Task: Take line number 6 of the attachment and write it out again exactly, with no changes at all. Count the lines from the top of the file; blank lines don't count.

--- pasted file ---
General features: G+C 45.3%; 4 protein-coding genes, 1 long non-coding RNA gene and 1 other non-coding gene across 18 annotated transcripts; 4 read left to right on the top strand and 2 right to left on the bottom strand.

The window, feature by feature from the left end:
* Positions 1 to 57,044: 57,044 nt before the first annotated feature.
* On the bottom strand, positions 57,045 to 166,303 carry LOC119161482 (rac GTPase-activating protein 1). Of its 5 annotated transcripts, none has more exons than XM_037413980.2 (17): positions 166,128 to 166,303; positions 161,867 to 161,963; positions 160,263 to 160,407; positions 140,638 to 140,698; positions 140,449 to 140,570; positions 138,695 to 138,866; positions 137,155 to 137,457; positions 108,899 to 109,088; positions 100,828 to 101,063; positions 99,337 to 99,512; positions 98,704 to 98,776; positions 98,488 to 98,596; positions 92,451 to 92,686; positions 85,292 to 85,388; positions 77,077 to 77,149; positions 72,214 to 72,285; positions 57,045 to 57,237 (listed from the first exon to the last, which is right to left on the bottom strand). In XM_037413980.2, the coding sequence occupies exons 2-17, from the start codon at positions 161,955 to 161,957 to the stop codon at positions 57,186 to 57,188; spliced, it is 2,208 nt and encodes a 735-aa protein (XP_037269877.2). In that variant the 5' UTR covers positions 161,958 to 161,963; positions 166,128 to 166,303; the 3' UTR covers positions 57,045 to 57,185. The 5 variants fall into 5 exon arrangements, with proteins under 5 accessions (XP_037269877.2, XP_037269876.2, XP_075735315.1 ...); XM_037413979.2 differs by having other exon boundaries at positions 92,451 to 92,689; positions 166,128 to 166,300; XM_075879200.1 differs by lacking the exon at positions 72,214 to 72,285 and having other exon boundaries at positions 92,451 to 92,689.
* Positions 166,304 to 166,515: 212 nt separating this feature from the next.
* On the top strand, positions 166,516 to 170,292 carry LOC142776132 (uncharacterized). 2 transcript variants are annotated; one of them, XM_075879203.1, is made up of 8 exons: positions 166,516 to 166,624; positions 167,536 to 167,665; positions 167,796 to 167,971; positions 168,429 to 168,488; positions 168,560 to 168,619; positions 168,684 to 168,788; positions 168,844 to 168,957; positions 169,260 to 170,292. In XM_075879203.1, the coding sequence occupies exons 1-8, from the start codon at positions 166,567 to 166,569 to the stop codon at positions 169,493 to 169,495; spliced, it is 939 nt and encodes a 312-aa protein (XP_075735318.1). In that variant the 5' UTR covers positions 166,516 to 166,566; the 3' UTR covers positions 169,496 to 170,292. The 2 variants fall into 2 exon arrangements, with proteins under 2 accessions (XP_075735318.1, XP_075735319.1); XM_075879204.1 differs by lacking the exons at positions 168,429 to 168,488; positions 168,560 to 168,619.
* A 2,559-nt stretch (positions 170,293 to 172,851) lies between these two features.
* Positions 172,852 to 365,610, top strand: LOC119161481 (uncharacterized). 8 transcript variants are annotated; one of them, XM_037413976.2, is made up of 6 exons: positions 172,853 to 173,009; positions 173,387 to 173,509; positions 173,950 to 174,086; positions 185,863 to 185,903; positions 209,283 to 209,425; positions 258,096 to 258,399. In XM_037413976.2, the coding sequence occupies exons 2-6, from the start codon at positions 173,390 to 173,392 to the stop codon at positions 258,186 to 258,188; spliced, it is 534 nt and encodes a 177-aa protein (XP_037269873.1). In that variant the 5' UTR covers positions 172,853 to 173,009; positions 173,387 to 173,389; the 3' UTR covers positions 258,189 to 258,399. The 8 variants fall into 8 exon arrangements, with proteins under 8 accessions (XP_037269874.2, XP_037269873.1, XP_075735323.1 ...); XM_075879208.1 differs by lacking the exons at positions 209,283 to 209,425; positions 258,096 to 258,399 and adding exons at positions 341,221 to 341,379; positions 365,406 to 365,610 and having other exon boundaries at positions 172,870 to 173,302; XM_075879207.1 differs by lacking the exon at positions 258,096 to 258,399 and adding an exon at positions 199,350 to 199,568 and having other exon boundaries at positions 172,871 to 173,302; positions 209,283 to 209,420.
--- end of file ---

* On the top strand, positions 166,516 to 170,292 carry LOC142776132 (uncharacterized). 2 transcript variants are annotated; one of them, XM_075879203.1, is made up of 8 exons: positions 166,516 to 166,624; positions 167,536 to 167,665; positions 167,796 to 167,971; positions 168,429 to 168,488; positions 168,560 to 168,619; positions 168,684 to 168,788; positions 168,844 to 168,957; positions 169,260 to 170,292. In XM_075879203.1, the coding sequence occupies exons 1-8, from the start codon at positions 166,567 to 166,569 to the stop codon at positions 169,493 to 169,495; spliced, it is 939 nt and encodes a 312-aa protein (XP_075735318.1). In that variant the 5' UTR covers positions 166,516 to 166,566; the 3' UTR covers positions 169,496 to 170,292. The 2 variants fall into 2 exon arrangements, with proteins under 2 accessions (XP_075735318.1, XP_075735319.1); XM_075879204.1 differs by lacking the exons at positions 168,429 to 168,488; positions 168,560 to 168,619.